AP NEWS

The Woodlands to seek options for trash collection services

September 24, 2018

Residents in The Woodlands have enjoyed low-priced trash services for many years, but that may change after The Woodlands Township board rejected a proposal to renew a five-year contract with Waste Management and will begin seeking other options for waste and recycling collection services.

In a unanimous vote, the township’s board rejected the new proposed five-year contract between the township and Waste Management that would have included a hike in per-household trash fees. Township board Member Brian Boniface did not take part in the vote after stepping away from the meeting.

The decision does not immediately affect any trash services, as the township’s contract with Waste Management for collection services for refuse, yard waste, recyclables and bulky waste collection, disposal and processing is in effect until Jan. 31, 2020.

During the Thursday, Sept. 20, meeting, the board heard information from Richard Rozier, a representative of the consulting service Solid Waste Services, which was hired by the township in late July. The firm was hired to offer several services: helping township officials negotiate a contract renewal with Waste Management and develop possible request for proposals (RFPs) for new companies to bid on the contract.

Rozier said negotiators from Solid Water Specialists had met with Waste Management officials and had received a proposal for a new five-year contract with a price increase of $3.69 per household — from $10.46 per home to $14.15 per home. However, the cost in the proposed contract increase each year, with $14.15 rate for the first year followed by rates of $14.57 in year two; $15.01 in year three; $15.46 in year four and finally, $15.93 cost per home in year five, which ends in 2024.

“(Waste Management did go back and present a proposal, that proposal came back at $14.15 (per household), and the offered 50 solar powered compactors,” Rozier said, adding in some other details. “Solid Waste Specialists went into what I’d call a very involved analysis. Then we compared that information to comparison towns and cities within Texas to see what the marketplace looked like. Our indication is the rates we came up with, indicate the rate should be somewhere in the $13 range.”

Rozier told the directors that two actions were possible for the board to consider if the proposal presented that night was not acceptable: authorize the firm to renegotiate the contract proposal with Waste Management for a lower rate; or devise a request for proposals to seek out other competing companies for the contract.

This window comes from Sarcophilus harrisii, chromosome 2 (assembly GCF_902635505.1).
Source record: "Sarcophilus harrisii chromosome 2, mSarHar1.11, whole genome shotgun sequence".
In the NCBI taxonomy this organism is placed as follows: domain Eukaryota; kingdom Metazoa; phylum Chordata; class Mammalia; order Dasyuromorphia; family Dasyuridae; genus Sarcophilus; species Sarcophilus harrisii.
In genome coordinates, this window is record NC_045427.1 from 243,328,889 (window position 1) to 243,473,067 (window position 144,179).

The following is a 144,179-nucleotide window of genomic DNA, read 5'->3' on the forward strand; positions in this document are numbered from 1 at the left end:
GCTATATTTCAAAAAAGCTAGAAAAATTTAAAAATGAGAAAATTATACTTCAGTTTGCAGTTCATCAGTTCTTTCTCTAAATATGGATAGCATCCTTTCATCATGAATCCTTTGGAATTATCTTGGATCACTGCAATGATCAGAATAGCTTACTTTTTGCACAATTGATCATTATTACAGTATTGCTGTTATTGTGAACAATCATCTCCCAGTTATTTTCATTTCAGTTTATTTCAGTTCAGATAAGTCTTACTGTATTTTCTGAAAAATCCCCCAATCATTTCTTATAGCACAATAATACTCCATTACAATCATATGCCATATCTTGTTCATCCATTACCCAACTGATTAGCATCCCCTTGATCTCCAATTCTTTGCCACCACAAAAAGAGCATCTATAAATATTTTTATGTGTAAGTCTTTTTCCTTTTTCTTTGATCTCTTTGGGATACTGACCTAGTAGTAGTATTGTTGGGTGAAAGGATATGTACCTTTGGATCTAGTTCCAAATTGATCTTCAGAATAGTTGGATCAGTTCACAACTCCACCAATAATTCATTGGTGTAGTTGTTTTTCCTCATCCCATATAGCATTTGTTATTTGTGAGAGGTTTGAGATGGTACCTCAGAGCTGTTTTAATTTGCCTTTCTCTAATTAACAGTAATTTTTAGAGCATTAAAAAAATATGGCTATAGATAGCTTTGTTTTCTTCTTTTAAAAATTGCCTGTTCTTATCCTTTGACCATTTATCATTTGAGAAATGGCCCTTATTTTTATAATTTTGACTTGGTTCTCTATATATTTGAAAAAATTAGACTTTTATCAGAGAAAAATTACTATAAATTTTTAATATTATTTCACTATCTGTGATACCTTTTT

The current rate being paid is $10.46 per household, however the proposed Waste Management increase is a more than 27 percent increase in its first year alone, something that did not sit well with township directors.

Board Chairman Gordy Bunch said the dramatic rate increase was confusing, especially considering how low the rate is currently and the more than 27 percent proposed increase.

“On the current agreement, we’ve had that rate which has been obviously favorable,” Bunch said. “When I looked at your peer city analysis, there are cities in near proximity that are paying $12.”

Rozier said there are many factors involved in the cost proposal, some of which would need more research and others that are private, proprietary information only Waste Management is aware of. The cost of services involves several factors, including gas for vehicles, new equipment, labor costs and the varying costs of recycling.

“What we did was take the conditions in the market today…and came up with that $13 number,” Rozier said. “We felt like there was a medium in there.”

Board Member John McMullan also asked why the cost had increased so dramatically in the new contract proposal.

Rozier said there are many factors involved and admitted the original low cost per household from Waste Management’s current contract was a “very good price” all things considered.

“As you can see from our analysis, obviously the prices are higher today than what you are paying,” Rosier said. “The price for delivering these services are higher than the rate you’re paying today. I don’t know how they determine the costs. The price for delivering these services is higher than when you started this contract. It was a very good price when the contract was signed. The market has obviously changed and the costs went up.”

The current contract with Water Management started on Feb. 1, 2012, and is slated to end on Jan. 31, 2020. On Aug. 1, the township notified Waste Management officials they were entering a 30-year period to negotiate the contract renewal. The rate proposed by Waste Management would take effect if the contract was accepted on Feb. 1, 2020.

Bunch said the dramatic increase in the cost made him believe that more information needed to be gathered in order to best consider what is optimal for the community as a whole.

“I want to thank Waste Management for bringing this to us a year ahead of time, this 30 day notice we put out is a year early. They’re trying to help us make a good decision for the community on having enough time on a decision that makes a long-term impact,” Bunch said. “It has to be a no-brainer for us to not go out for an RFP, and when we do the math, it is about a 35 to 40 percent increase. That may be a no-brainer for some, but I couldn’t call it a ‘no-brainer’ at that increase. I need to see the rest of the opportunies that exist out there.”

Board Member Ann Snyder said she believed there is only one option for the township — seek out competing offers via a request for proposals for services.

“With a contract this large, being good stewards of our community, our residents — for a contract this large, we need to go out for an RFP,” Snyder said. “I don’t see how we can do anything but that.”

AP RADIO
Update hourly